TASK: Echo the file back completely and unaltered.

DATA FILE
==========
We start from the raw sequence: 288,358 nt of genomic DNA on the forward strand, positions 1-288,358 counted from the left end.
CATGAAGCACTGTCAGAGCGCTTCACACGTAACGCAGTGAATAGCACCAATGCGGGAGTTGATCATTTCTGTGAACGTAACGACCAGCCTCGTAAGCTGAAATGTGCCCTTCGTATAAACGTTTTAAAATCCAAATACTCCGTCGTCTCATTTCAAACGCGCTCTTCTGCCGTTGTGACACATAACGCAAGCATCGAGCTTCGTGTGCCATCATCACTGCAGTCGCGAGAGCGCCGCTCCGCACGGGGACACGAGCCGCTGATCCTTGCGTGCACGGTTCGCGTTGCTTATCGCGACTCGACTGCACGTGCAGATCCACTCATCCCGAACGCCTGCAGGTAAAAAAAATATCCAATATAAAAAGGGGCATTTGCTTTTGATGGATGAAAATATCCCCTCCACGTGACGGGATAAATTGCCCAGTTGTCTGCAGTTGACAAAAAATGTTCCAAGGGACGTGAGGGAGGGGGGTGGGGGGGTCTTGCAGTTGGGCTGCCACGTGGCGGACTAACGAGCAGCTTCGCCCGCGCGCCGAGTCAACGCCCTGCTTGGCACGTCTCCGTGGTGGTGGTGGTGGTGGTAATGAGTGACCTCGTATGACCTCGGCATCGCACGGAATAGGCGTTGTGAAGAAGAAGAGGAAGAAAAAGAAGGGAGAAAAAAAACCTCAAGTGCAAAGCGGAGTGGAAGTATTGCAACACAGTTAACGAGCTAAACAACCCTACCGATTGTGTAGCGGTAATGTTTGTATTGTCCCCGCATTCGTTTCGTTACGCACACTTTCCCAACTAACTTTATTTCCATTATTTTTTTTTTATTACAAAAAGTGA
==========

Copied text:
We start from the raw sequence: 288,358 nt of genomic DNA on the forward strand, positions 1-288,358 counted from the left end.
CATGAAGCACTGTCAGAGCGCTTCACACGTAACGCAGTGAATAGCACCAATGCGGGAGTTGATCATTTCTGTGAACGTAACGACCAGCCTCGTAAGCTGAAATGTGCCCTTCGTATAAACGTTTTAAAATCCAAATACTCCGTCGTCTCATTTCAAACGCGCTCTTCTGCCGTTGTGACACATAACGCAAGCATCGAGCTTCGTGTGCCATCATCACTGCAGTCGCGAGAGCGCCGCTCCGCACGGGGACACGAGCCGCTGATCCTTGCGTGCACGGTTCGCGTTGCTTATCGCGACTCGACTGCACGTGCAGATCCACTCATCCCGAACGCCTGCAGGTAAAAAAAATATCCAATATAAAAAGGGGCATTTGCTTTTGATGGATGAAAATATCCCCTCCACGTGACGGGATAAATTGCCCAGTTGTCTGCAGTTGACAAAAAATGTTCCAAGGGACGTGAGGGAGGGGGGTGGGGGGGTCTTGCAGTTGGGCTGCCACGTGGCGGACTAACGAGCAGCTTCGCCCGCGCGCCGAGTCAACGCCCTGCTTGGCACGTCTCCGTGGTGGTGGTGGTGGTGGTAATGAGTGACCTCGTATGACCTCGGCATCGCACGGAATAGGCGTTGTGAAGAAGAAGAGGAAGAAAAAGAAGGGAGAAAAAAAACCTCAAGTGCAAAGCGGAGTGGAAGTATTGCAACACAGTTAACGAGCTAAACAACCCTACCGATTGTGTAGCGGTAATGTTTGTATTGTCCCCGCATTCGTTTCGTTACGCACACTTTCCCAACTAACTTTATTTCCATTATTTTTTTTTTATTACAAAAAGTGA